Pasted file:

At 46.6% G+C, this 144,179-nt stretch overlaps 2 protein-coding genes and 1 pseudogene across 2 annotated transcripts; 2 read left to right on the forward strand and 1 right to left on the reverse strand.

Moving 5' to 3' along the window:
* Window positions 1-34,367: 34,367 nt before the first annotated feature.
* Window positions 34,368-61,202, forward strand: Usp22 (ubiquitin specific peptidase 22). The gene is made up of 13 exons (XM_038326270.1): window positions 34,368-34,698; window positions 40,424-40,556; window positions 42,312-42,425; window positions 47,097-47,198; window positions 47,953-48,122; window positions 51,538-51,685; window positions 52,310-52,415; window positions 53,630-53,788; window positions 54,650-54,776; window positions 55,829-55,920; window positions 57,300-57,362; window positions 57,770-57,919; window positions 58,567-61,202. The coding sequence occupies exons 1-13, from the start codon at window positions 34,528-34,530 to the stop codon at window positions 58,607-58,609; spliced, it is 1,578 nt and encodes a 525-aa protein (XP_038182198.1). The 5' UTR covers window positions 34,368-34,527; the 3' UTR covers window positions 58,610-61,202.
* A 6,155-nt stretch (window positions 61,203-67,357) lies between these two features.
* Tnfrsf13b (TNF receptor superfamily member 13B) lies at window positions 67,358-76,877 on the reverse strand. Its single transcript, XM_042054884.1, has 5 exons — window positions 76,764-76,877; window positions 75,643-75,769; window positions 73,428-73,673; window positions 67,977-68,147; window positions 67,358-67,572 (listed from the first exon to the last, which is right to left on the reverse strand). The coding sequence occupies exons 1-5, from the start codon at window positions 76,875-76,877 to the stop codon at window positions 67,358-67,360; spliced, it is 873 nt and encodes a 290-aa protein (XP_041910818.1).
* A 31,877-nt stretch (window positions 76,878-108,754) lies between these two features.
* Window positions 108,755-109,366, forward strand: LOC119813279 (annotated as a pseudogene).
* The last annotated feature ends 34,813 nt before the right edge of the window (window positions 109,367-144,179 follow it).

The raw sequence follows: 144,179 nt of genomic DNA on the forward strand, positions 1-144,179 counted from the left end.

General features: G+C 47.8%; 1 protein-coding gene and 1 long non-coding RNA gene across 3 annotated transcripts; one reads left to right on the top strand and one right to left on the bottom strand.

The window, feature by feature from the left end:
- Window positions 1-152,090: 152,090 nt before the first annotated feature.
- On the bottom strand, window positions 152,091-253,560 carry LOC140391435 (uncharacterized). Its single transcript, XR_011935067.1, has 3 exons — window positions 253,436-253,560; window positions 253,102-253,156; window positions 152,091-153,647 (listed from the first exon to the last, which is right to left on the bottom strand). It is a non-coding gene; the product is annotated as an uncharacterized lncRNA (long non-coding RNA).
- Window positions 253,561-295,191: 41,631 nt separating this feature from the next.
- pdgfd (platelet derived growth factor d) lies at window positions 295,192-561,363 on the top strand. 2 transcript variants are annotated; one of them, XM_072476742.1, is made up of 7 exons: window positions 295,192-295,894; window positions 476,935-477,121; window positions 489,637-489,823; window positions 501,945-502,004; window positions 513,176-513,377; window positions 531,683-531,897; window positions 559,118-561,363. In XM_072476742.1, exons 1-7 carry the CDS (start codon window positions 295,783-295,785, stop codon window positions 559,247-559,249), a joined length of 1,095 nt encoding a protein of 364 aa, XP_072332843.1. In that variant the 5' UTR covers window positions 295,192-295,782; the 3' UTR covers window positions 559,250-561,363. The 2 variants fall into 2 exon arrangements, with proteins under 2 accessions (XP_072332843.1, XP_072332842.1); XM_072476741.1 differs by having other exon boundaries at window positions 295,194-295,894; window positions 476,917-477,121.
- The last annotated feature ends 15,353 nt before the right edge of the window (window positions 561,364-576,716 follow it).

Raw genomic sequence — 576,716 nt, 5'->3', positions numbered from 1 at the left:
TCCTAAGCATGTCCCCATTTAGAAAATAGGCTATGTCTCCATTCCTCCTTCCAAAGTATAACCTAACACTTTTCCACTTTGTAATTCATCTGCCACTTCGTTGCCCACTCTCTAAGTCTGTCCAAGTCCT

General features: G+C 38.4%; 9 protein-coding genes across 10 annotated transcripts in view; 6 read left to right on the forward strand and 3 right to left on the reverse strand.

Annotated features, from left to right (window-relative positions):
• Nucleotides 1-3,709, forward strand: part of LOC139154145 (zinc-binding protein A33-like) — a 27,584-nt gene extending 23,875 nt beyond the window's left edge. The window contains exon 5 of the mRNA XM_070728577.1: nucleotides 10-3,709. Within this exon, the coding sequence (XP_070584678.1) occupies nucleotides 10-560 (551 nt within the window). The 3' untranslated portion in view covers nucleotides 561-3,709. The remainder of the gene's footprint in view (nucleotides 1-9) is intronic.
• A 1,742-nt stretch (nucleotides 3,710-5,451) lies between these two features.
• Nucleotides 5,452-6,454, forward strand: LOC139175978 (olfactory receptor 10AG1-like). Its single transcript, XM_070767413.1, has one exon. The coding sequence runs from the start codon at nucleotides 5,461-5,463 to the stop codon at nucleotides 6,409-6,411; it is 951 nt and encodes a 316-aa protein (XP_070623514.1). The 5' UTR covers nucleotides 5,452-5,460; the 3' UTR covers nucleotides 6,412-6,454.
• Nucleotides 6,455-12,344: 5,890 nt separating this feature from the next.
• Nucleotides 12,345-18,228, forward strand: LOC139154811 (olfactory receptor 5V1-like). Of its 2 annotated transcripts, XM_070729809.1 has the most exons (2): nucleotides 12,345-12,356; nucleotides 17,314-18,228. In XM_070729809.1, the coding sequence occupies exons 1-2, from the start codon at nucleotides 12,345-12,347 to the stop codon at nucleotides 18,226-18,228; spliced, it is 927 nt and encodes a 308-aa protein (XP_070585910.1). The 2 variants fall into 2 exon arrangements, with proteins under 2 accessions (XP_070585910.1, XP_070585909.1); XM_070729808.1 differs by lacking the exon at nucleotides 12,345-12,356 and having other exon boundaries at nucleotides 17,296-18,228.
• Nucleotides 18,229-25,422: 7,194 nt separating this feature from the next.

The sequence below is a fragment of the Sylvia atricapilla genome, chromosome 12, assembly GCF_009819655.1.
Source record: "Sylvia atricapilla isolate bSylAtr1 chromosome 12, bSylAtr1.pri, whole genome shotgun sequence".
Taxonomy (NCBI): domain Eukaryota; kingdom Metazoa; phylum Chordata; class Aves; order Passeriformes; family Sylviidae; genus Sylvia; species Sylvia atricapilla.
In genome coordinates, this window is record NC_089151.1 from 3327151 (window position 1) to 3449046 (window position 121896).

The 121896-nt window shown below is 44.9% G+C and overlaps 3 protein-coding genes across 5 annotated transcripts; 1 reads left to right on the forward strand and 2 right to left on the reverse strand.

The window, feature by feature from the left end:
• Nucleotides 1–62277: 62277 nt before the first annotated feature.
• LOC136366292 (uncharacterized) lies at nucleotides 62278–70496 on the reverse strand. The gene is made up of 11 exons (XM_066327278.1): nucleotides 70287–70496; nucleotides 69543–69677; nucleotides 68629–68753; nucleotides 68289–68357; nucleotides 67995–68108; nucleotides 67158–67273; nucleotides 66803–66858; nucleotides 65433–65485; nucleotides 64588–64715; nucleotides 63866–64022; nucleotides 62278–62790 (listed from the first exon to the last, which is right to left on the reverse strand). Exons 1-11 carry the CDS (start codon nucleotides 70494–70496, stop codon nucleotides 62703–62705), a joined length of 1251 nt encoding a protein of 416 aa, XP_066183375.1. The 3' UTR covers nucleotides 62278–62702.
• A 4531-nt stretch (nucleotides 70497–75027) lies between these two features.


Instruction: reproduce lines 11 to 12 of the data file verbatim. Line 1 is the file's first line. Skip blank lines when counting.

General features: G+C 47.8%; 1 protein-coding gene and 1 long non-coding RNA gene across 3 annotated transcripts; one reads left to right on the top strand and one right to left on the bottom strand.

The window, feature by feature from the left end: